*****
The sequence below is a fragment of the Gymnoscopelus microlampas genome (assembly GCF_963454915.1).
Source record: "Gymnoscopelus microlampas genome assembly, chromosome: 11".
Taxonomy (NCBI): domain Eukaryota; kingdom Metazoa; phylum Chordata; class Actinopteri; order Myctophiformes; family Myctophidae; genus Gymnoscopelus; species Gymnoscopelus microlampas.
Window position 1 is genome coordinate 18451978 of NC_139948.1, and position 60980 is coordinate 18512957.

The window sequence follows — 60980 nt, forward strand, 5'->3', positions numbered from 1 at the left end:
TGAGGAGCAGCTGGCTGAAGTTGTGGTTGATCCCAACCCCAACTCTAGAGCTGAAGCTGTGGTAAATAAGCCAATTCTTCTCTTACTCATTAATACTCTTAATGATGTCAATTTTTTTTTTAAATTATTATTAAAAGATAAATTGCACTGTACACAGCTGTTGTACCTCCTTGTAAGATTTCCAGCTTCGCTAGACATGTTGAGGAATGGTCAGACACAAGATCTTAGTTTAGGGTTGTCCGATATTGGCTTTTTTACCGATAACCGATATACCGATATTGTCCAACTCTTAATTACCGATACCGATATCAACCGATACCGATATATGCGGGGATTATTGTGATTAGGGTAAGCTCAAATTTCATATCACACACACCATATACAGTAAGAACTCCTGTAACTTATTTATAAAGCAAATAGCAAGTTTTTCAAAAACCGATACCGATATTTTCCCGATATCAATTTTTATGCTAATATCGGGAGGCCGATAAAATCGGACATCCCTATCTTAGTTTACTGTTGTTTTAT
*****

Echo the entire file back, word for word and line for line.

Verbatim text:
The sequence below is a fragment of the Gymnoscopelus microlampas genome (assembly GCF_963454915.1).
Source record: "Gymnoscopelus microlampas genome assembly, chromosome: 11".
Taxonomy (NCBI): domain Eukaryota; kingdom Metazoa; phylum Chordata; class Actinopteri; order Myctophiformes; family Myctophidae; genus Gymnoscopelus; species Gymnoscopelus microlampas.
Window position 1 is genome coordinate 18451978 of NC_139948.1, and position 60980 is coordinate 18512957.

The window sequence follows — 60980 nt, forward strand, 5'->3', positions numbered from 1 at the left end:
TGAGGAGCAGCTGGCTGAAGTTGTGGTTGATCCCAACCCCAACTCTAGAGCTGAAGCTGTGGTAAATAAGCCAATTCTTCTCTTACTCATTAATACTCTTAATGATGTCAATTTTTTTTTTAAATTATTATTAAAAGATAAATTGCACTGTACACAGCTGTTGTACCTCCTTGTAAGATTTCCAGCTTCGCTAGACATGTTGAGGAATGGTCAGACACAAGATCTTAGTTTAGGGTTGTCCGATATTGGCTTTTTTACCGATAACCGATATACCGATATTGTCCAACTCTTAATTACCGATACCGATATCAACCGATACCGATATATGCGGGGATTATTGTGATTAGGGTAAGCTCAAATTTCATATCACACACACCATATACAGTAAGAACTCCTGTAACTTATTTATAAAGCAAATAGCAAGTTTTTCAAAAACCGATACCGATATTTTCCCGATATCAATTTTTATGCTAATATCGGGAGGCCGATAAAATCGGACATCCCTATCTTAGTTTACTGTTGTTTTAT